Children displaced from their families, unconnected to their teachers, and not yet mature enough to relate to one another as separate beings, automatically regroup to satisfy their instinctive drive for attachment. The culture of the group is either invented or borrowed from the peer culture at large. It does not take children very long to know what tribe they belong to, what the rules are, whom they can talk to, and whom they must keep at a distance.
Despite our attempts to teach our children respect for individual differences and to instill in them a sense of belonging to a cohesive civilization, we are fragmenting at an alarming rate into tribal chaos. Our very own children are leading the way. The time we as parents and educators spend trying to teach our children social tolerance, acceptance, and etiquette would be much better invested in cultivating a connection with them. Children nurtured in traditional hierarchies of attachment are not nearly as susceptible to the spontaneous forces of tribalization.
The social values we wish to inculcate can be transmitted only across existing lines of attachment. The culture created by peer orientation does not mix well with other cultures. Because peer orientation exists unto itself, so does the culture it creates. It operates much more like a cult than a culture. Immature beings who embrace the culture generated by peer orientation become cut off from people of other cultures. Peer-oriented youth actually glory in excluding traditional values and historical connections.
People from differing cultures that have been transmitted vertically retain the capacity to relate to one another respectfully, even if in practice that capacity is often overwhelmed by the historical or political conflicts in which human beings become caught up. Beneath the particular cultural expressions they can mutually recognize the universality of human values and cherish the richness of diversity. Peer-oriented kids are, however, inclined to hang out with one another exclusively. They set themselves apart from those not like them.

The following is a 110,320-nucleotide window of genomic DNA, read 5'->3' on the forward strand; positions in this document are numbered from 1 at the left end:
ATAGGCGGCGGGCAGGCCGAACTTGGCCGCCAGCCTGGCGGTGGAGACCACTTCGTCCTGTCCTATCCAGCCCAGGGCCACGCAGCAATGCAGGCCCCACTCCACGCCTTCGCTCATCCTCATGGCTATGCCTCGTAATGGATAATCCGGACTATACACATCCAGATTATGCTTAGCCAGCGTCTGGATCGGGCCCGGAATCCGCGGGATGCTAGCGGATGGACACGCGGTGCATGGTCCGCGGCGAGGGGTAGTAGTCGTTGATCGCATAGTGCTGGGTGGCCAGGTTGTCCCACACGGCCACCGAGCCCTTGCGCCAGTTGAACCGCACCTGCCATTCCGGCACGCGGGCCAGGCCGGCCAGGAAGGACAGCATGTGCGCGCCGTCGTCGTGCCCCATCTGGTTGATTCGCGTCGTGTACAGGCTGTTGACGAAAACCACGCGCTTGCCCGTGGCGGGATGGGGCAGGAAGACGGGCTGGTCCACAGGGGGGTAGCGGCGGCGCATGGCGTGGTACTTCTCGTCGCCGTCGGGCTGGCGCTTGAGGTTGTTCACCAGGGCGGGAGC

As our peer-oriented children reach adolescence, many parents find themselves feeling as if their very own children are barely recognizable with their tribal music, clothing, language, rituals, and body decorations. “Tattooing and piercing, once shocking, are now merely generational signposts in a culture that constantly redraws the line between acceptable and disallowed behavior,” a Canadian journalist pointed out in 2003.
Many of our children are growing up bereft of the universal culture that produced the timeless creations of humankind: The Bhagavad Gita; the writings of Rumi and Dante, Shakespeare and Cervantes and Faulkner, or of the best and most innovative of living authors; the music of Beethoven and Mahler; or even the great translations of the Bible. They know only what is
current and popular, appreciate only what they can share with their peers.
True universality in the positive sense of mutual respect, curiosity, and shared human values does not require a globalized culture created by peer-orientation. It requires psychological maturity — a maturity that cannot result from didactic education, only from healthy development. Only adults can help children grow up in this way. And only in healthy relationships with adult mentors — parents, teachers, elders, artistic, musical and intellectual creators — can children receive their birthright, the universal and age-honored cultural legacy of humankind. Only in such relationships can they fully develop their own capacities for free and individual and fresh cultural expression.